Astros 4 Mets 3
So far, it’s shaping up to be a season of many one-run games — low-scoring, one-run games, that is. That means every move, mistake, and clutch hit is magnified. It also means that the Mets have an extremely slim margin for error, and every seemingly little execution is paramount.
Mets Game Notes
R.A. Dickey had his good knuckler, and was remarkably efficient. He had only one bad inning, and it’s hard to describe it as “bad” except for the fact that the Astros scored three runs in that frame. It took two bloops and a broken bat bleeding grounder to score the ‘stros first run in the sixth. Moments later came the bomb that put Houston ahead by three. All of Dickey’s pitches other than the gopher ball were tough to hit, and were poorly struck, but they found places to land just beyond the reach of fielders’ gloves. There wasn’t much else Dickey could do — sometimes that’s the way the ball bounces, so to speak.
Every time I see Bud Norris pitch I think, “gee whiz, this guy has great stuff, he may be a Cy Young candidate some day.” Not sure what is keeping him from being an elite pitcher — maybe a mental thing, or just a matter of development and maturation — but he seems to have “the goods.” To me he is a cross between former Astro Roy Oswalt and Jason Schmidt, though he doesn’t throw quite as hard as either; so maybe it’s a cross among Oswalt, Schmidt, and Jason Jennings. In any case, it wouldn’t surprise me to one day hear that he threw a no-hitter, nor would it stun me to see him win 18 games. He did seem to struggle in a Mike Pelfrey -like way with runners on, so maybe it’s a mental thing.
Is it me, or does Kirk Nieuwenhuis have just a little bit of Ike Davisness in him in regard to umpire complaints? He had a demonstrative reaction after being picked off, and I caught one or two situations over the past week where he openly showed his displeasure at a home plate umpire’s strike calling. I get that this is a product of Kirk’s passion, and I don’t have a problem with passion. What I do have a problem with is disrespect, and there’s a fine line that Kirk may or may not be crossing. At this point I am not judging — but will be keeping an eye on that part of his game.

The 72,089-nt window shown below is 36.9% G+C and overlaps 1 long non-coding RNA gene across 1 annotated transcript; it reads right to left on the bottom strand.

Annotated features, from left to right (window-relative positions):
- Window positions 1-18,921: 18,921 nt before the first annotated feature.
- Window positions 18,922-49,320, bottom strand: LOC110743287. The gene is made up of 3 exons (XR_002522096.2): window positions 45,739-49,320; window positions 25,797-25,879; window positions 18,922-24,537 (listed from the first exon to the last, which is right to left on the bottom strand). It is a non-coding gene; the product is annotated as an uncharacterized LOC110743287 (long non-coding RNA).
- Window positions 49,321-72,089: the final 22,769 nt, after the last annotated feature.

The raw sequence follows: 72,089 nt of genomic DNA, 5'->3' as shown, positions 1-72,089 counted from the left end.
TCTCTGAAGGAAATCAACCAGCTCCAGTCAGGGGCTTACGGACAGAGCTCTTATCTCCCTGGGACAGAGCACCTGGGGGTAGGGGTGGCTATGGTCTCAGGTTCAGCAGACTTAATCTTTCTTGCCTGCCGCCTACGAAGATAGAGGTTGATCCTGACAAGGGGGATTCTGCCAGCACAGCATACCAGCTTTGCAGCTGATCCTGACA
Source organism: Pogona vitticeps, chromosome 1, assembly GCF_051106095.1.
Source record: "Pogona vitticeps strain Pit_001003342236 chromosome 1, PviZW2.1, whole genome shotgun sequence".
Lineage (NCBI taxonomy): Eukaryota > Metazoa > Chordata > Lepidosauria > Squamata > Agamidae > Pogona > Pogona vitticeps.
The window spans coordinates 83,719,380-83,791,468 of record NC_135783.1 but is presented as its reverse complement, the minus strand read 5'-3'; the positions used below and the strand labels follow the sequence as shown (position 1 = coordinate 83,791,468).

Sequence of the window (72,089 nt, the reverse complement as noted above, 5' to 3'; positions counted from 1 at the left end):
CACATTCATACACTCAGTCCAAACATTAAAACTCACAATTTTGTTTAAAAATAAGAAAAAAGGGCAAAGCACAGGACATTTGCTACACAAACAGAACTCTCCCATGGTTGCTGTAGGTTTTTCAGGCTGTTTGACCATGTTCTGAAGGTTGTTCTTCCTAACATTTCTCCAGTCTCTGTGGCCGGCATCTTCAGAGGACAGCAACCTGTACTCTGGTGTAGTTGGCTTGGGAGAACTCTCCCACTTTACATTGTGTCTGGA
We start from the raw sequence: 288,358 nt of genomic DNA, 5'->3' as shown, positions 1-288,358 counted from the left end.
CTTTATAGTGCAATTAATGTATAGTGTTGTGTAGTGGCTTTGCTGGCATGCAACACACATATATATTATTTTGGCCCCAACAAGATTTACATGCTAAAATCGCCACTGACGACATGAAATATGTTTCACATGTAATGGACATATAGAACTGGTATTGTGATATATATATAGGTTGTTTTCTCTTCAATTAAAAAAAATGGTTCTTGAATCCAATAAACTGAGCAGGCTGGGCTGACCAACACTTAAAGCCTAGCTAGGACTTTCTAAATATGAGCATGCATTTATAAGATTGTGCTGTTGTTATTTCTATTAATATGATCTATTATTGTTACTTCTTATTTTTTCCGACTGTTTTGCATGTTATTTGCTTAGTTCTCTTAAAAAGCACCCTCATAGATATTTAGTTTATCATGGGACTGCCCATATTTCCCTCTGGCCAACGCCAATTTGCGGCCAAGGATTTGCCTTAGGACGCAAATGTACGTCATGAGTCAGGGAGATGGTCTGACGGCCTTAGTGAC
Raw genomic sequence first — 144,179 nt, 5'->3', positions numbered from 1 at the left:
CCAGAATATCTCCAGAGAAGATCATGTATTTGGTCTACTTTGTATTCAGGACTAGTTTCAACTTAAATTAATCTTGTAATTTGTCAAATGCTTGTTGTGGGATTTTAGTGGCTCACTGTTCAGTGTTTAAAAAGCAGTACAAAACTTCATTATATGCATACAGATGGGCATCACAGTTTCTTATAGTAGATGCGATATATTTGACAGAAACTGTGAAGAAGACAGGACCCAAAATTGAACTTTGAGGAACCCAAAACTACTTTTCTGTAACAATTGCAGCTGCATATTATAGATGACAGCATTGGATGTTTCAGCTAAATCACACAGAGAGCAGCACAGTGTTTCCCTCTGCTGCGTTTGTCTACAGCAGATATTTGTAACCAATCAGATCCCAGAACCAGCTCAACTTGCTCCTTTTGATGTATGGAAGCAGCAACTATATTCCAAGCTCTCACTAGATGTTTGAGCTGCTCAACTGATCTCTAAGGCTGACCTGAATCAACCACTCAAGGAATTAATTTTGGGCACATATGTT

Speaking of Ike Davis, he’s back. As MetsToday reader/commenter “Bill” suggested in the previous game’s post, it’s probably not a coincidence that Ike moved his hands back to the higher position he started from in 2010 and 2011 — you know, when he was good. He looks comfortable and confident now, and — wouldn’t you know? — he’s hitting the baseball with authority to all fields.
Before you get all over me for pointing out a negative regarding Nieuwenhuis, let me mention that he continues to be one of the top three contributors — all around — for the Mets thus far. He’s a ballplayer, I love watching him, and I have no idea why he wasn’t in centerfield. But at least he was in the starting lineup and leading off. He reminds me — a lot — of a young Kirk Gibson, though maybe with a smidge less homerun power (though I could be wrong on that) and with less raw speed.
Houston manager Brad Mills used five relievers to face five straight Mets hitters between the seventh and eighth innings. Was this Sparky Anderson in Game Seven of a random 1970s World Series and I missed it? Or was it Jerry Manuel in September 2008? I guess Mills is pretty desperate for victories … and is lacking job security.
Daniel Murphy made his fifth error of the season, and Josh Thole made his fourth. That’s too many. Murphy’s on pace to commit 36 over a 162-game season, and Thole’s on his way to 29. I don’t think any catcher has made as many as twenty errors in a season in a hundred years, though I could be wrong.
Mike Baxter got a start and continues to hit the ball hard, even when he makes outs. He appears to be in a zone, which to me means he should be hitting as often as possible.
Next Mets Game
About the Author
Joe Janish began MetsToday in 2005 to provide the unique perspective of a high-level player and coach -- he earned NCAA D-1 All-American honors as a catcher and coached several players who went on to play pro ball. As a result his posts often include mechanical evaluations, scout-like analysis, and opinions that go beyond the numbers. Follow Joe's baseball tips on Twitter at @onbaseball and at the On Baseball Google Plus page.